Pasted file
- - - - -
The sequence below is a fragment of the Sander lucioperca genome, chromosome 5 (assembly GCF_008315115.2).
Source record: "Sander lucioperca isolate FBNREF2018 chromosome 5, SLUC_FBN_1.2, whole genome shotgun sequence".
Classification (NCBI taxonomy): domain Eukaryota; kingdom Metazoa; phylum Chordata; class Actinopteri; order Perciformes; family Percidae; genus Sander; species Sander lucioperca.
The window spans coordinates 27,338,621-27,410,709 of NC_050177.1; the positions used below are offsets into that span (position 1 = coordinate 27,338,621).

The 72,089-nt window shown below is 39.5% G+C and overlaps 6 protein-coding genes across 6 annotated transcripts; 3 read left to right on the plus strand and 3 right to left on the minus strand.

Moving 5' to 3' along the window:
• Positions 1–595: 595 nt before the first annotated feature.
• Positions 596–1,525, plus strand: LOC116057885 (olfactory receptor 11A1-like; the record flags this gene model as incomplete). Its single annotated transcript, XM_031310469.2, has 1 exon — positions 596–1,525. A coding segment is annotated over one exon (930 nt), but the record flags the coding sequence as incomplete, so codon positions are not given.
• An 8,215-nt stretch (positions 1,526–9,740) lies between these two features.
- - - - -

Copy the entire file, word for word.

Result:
The sequence below is a fragment of the Sander lucioperca genome, chromosome 5 (assembly GCF_008315115.2).
Source record: "Sander lucioperca isolate FBNREF2018 chromosome 5, SLUC_FBN_1.2, whole genome shotgun sequence".
Classification (NCBI taxonomy): domain Eukaryota; kingdom Metazoa; phylum Chordata; class Actinopteri; order Perciformes; family Percidae; genus Sander; species Sander lucioperca.
The window spans coordinates 27,338,621-27,410,709 of NC_050177.1; the positions used below are offsets into that span (position 1 = coordinate 27,338,621).

The 72,089-nt window shown below is 39.5% G+C and overlaps 6 protein-coding genes across 6 annotated transcripts; 3 read left to right on the plus strand and 3 right to left on the minus strand.

Moving 5' to 3' along the window:
• Positions 1–595: 595 nt before the first annotated feature.
• Positions 596–1,525, plus strand: LOC116057885 (olfactory receptor 11A1-like; the record flags this gene model as incomplete). Its single annotated transcript, XM_031310469.2, has 1 exon — positions 596–1,525. A coding segment is annotated over one exon (930 nt), but the record flags the coding sequence as incomplete, so codon positions are not given.
• An 8,215-nt stretch (positions 1,526–9,740) lies between these two features.